Are You at Risk of Death from COVID-19?

George J. Ziogas
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The World Health Organization has declared COVID-19 a global pandemic. By definition, a global pandemic is an epidemic occurring worldwide, or over a very wide area, that crosses international boundaries and usually affects a large number of people. The definition of a global pandemic does not include what the risk is of developing the disease or what the risk of death from the disease is.

Risk is defined as a situation that involves exposure to danger. There is a possibility that if you are exposed to COVID-19, you will develop the disease. There is also a risk of dying if you have COVID-19. Scientists are still determining what all the risk factors are for death from COVID-19, but they have made progress in identifying many of the risk factors.

The Risk of Developing COVID-19

COVID-19 is spread through droplets that have the virus in them. When someone is infected with COVID-19 and coughs, sneezes, or talks, they send droplets of saliva or mucus into the air. If you come into contact or are exposed to enough of those droplets, you may be infected.

Researchers are studying how much virus you need to be exposed to, known as the viral load, before it overwhelms your immune system and you become infected. According to research by the John Hopkins School of Medicine, scientists have not determined an exact number for the COVID-19 viral load. However, based on data from the spread of COVID-19, they believe it has a very low viral load, and you don’t need to have a great deal of exposure to get infected.

The Centers for Disease Control (CDC) recommends wearing a mask and limiting the time and number of people you are within six feet of, to help reduce the risk of reaching viral overload exposure.

The more you lessen your risk of getting COVID-19, the lower your overall risk of dying from it is.


Researchers have determined that age is the most significant risk factor for death from COVID-19. The older a person is, the more likely they can die from COVID-19. For comparison, scientists at the CDC use children ages 5-17 as the control group. The risk for other age groups is listed in multiples above the control group data.

• Age 0-4 2x

• Age 18-29 10x

• Age 30-39 45x

• Age 40-49 130x

• Age 50-64 440x

• Age 65-74 1300x

• Age 75-84 3200x

• Age 85 and older 8700x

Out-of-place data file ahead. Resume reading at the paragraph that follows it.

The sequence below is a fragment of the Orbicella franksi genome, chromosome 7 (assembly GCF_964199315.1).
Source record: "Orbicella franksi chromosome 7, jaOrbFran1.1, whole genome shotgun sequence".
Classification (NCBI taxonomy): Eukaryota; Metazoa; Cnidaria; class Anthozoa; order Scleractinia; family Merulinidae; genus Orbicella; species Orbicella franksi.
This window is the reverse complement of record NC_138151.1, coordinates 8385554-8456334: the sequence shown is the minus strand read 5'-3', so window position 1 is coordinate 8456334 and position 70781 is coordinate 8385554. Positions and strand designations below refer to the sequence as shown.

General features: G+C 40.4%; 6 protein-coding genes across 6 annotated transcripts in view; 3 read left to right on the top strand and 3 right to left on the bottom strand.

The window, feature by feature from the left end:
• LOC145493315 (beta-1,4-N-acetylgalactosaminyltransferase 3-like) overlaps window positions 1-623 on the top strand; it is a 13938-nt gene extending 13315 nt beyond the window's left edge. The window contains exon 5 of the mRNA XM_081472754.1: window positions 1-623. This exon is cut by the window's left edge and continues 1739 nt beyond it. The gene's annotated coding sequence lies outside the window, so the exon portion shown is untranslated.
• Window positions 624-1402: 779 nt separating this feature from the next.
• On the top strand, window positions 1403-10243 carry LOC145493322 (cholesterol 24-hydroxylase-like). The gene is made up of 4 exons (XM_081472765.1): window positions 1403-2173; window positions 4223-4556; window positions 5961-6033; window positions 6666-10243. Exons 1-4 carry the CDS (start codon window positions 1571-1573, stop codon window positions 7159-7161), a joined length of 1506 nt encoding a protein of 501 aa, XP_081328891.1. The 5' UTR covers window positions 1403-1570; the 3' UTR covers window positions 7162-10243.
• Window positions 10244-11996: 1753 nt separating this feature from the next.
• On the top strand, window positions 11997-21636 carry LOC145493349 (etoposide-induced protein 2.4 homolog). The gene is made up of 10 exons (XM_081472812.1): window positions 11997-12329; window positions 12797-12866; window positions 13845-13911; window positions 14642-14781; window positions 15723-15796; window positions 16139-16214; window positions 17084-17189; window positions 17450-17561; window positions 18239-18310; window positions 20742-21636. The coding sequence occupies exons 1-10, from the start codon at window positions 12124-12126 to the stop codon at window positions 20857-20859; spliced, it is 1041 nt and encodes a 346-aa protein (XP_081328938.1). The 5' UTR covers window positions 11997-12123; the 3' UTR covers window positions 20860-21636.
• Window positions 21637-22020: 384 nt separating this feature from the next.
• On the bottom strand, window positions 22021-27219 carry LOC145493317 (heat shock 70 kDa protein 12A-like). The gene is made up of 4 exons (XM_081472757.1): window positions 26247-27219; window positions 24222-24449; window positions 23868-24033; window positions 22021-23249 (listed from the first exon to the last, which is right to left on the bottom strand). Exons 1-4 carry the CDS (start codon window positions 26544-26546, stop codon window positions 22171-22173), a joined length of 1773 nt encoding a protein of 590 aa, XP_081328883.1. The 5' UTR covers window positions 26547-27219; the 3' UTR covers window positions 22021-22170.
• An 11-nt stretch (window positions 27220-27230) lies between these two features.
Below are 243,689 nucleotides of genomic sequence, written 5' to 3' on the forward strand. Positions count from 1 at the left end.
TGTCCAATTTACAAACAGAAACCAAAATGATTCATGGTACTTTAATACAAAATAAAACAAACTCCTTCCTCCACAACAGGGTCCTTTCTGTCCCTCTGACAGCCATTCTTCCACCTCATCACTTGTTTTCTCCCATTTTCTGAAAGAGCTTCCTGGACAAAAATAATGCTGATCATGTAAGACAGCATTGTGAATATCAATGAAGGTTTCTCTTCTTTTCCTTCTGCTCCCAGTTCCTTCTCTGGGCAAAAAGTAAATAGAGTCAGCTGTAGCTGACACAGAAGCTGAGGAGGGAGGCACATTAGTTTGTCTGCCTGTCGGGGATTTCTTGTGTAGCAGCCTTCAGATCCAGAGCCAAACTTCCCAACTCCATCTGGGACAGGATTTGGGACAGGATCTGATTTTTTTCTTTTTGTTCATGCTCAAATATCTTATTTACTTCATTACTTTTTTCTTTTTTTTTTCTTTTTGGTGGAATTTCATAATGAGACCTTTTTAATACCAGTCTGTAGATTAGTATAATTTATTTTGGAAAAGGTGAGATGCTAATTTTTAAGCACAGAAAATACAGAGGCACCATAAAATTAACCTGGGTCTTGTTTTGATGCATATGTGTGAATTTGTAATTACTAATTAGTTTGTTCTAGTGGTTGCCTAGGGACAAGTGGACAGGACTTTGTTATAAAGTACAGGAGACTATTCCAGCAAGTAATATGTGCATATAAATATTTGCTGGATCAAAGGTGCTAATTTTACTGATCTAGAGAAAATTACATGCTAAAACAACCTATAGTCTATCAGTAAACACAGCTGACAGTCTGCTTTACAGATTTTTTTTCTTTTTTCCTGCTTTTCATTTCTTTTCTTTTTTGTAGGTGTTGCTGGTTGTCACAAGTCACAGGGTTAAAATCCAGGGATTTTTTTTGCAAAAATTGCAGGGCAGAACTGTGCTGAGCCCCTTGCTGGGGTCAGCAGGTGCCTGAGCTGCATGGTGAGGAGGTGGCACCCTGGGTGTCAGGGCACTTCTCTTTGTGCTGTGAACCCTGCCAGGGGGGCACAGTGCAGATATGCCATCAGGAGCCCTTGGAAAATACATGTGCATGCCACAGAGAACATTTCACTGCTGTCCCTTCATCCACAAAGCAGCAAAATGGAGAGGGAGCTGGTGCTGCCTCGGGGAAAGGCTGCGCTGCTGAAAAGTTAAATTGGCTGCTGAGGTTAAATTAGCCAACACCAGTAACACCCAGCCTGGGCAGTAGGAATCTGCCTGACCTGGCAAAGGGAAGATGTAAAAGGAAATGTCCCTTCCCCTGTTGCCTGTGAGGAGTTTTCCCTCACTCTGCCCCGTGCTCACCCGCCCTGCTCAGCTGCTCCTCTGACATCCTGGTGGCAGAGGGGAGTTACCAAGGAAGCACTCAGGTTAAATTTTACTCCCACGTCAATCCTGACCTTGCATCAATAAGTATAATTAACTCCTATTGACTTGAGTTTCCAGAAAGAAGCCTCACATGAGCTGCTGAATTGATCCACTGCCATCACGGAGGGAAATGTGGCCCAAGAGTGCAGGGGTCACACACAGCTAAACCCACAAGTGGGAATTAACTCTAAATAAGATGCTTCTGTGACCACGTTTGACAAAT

For example, a grandparent who is age 68 has a 1300 times greater risk of death from COVID-19 than their 7-year-old grandchild.

Health Risks

Researchers continue to gather and analyze data related directly to COIVD-19 infections and deaths. Based on data collected since the beginning of the pandemic, researchers have identified certain health conditions common in people who have died from COVID-19. According to studies in the Journal of the American Medical Association and the New England Journal of Medicine, common pre-existing conditions associated with COIVD-19 include:

· Cardiovascular Disease

· Hypertension

· Diabetes

· Pulmonary Disease

A risk model developed by the Yale School of Medicine found that the more pre-existing conditions a person had, the greater their risk was of death from COIVD-19.

The CDC associates the risk of death from COVID-19 with the risk of severe illness. People who get severely ill from COVID-19 are more likely to die from it. The CDC’s list of pre-existing health conditions that may raise severe illness risk includes over 25 conditions.

Examples include:

· Cancer

· Obesity

· Smoking

· Sickle Cell Disease

· Pregnancy

Social Determinants of Health

Other factors not related to age or health conditions have also shown to increase the risk of death from COVID-19 statistically. These factors are known as social determinants of health. Scientists believe these factors do not directly cause death from COVID-19. Instead, they may contribute to a greater spread of the disease within vulnerable groups of the population.

Social determinants of health that are related to an increased risk of severe illness and death from COVID-19 include:

· Race

· Ability to Work from Home

· Economic Status

· Education Status

· Access to Medical Care

· Distrust of the Healthcare System

Social determinants of health also contribute to a greater risk for illness and death from other diseases and medical conditions.

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